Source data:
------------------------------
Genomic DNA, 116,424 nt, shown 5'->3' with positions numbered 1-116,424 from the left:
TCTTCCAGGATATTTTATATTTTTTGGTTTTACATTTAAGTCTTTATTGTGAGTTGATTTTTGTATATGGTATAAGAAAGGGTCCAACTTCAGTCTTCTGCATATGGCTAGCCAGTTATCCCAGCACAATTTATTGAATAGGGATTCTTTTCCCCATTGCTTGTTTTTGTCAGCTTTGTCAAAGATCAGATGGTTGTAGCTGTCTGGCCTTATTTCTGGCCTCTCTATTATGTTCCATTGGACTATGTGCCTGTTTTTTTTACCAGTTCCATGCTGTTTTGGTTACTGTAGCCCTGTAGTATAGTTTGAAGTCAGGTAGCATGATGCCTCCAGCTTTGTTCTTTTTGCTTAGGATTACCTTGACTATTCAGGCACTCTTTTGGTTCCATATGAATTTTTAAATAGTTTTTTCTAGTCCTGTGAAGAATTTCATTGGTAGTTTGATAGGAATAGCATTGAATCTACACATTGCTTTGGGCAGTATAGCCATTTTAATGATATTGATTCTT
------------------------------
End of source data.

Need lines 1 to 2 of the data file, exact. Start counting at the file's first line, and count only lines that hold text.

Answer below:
Genomic DNA, 116,424 nt, shown 5'->3' with positions numbered 1-116,424 from the left:
TCTTCCAGGATATTTTATATTTTTTGGTTTTACATTTAAGTCTTTATTGTGAGTTGATTTTTGTATATGGTATAAGAAAGGGTCCAACTTCAGTCTTCTGCATATGGCTAGCCAGTTATCCCAGCACAATTTATTGAATAGGGATTCTTTTCCCCATTGCTTGTTTTTGTCAGCTTTGTCAAAGATCAGATGGTTGTAGCTGTCTGGCCTTATTTCTGGCCTCTCTATTATGTTCCATTGGACTATGTGCCTGTTTTTTTTACCAGTTCCATGCTGTTTTGGTTACTGTAGCCCTGTAGTATAGTTTGAAGTCAGGTAGCATGATGCCTCCAGCTTTGTTCTTTTTGCTTAGGATTACCTTGACTATTCAGGCACTCTTTTGGTTCCATATGAATTTTTAAATAGTTTTTTCTAGTCCTGTGAAGAATTTCATTGGTAGTTTGATAGGAATAGCATTGAATCTACACATTGCTTTGGGCAGTATAGCCATTTTAATGATATTGATTCTT